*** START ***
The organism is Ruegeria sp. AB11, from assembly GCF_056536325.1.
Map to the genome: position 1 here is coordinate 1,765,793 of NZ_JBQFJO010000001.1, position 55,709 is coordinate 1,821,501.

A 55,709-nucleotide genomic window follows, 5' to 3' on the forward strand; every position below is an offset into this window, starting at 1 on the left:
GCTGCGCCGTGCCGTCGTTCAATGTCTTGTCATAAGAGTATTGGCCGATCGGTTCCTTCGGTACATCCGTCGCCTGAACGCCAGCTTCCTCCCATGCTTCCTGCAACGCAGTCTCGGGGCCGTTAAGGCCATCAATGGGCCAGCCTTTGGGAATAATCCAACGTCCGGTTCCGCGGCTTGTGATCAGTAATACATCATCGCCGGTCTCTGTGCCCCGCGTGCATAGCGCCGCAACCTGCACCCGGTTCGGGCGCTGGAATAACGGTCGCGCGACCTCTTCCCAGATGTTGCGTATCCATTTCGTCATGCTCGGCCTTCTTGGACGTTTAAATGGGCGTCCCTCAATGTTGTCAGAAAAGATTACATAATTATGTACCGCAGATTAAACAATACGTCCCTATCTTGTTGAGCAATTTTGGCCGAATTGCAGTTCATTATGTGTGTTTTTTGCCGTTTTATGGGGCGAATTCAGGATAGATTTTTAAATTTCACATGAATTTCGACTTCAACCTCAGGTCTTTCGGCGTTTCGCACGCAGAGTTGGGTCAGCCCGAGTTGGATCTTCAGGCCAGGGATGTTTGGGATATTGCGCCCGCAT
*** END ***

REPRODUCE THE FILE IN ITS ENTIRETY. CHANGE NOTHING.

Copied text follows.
The organism is Ruegeria sp. AB11, from assembly GCF_056536325.1.
Map to the genome: position 1 here is coordinate 1,765,793 of NZ_JBQFJO010000001.1, position 55,709 is coordinate 1,821,501.

A 55,709-nucleotide genomic window follows, 5' to 3' on the forward strand; every position below is an offset into this window, starting at 1 on the left:
GCTGCGCCGTGCCGTCGTTCAATGTCTTGTCATAAGAGTATTGGCCGATCGGTTCCTTCGGTACATCCGTCGCCTGAACGCCAGCTTCCTCCCATGCTTCCTGCAACGCAGTCTCGGGGCCGTTAAGGCCATCAATGGGCCAGCCTTTGGGAATAATCCAACGTCCGGTTCCGCGGCTTGTGATCAGTAATACATCATCGCCGGTCTCTGTGCCCCGCGTGCATAGCGCCGCAACCTGCACCCGGTTCGGGCGCTGGAATAACGGTCGCGCGACCTCTTCCCAGATGTTGCGTATCCATTTCGTCATGCTCGGCCTTCTTGGACGTTTAAATGGGCGTCCCTCAATGTTGTCAGAAAAGATTACATAATTATGTACCGCAGATTAAACAATACGTCCCTATCTTGTTGAGCAATTTTGGCCGAATTGCAGTTCATTATGTGTGTTTTTTGCCGTTTTATGGGGCGAATTCAGGATAGATTTTTAAATTTCACATGAATTTCGACTTCAACCTCAGGTCTTTCGGCGTTTCGCACGCAGAGTTGGGTCAGCCCGAGTTGGATCTTCAGGCCAGGGATGTTTGGGATATTGCGCCCGCAT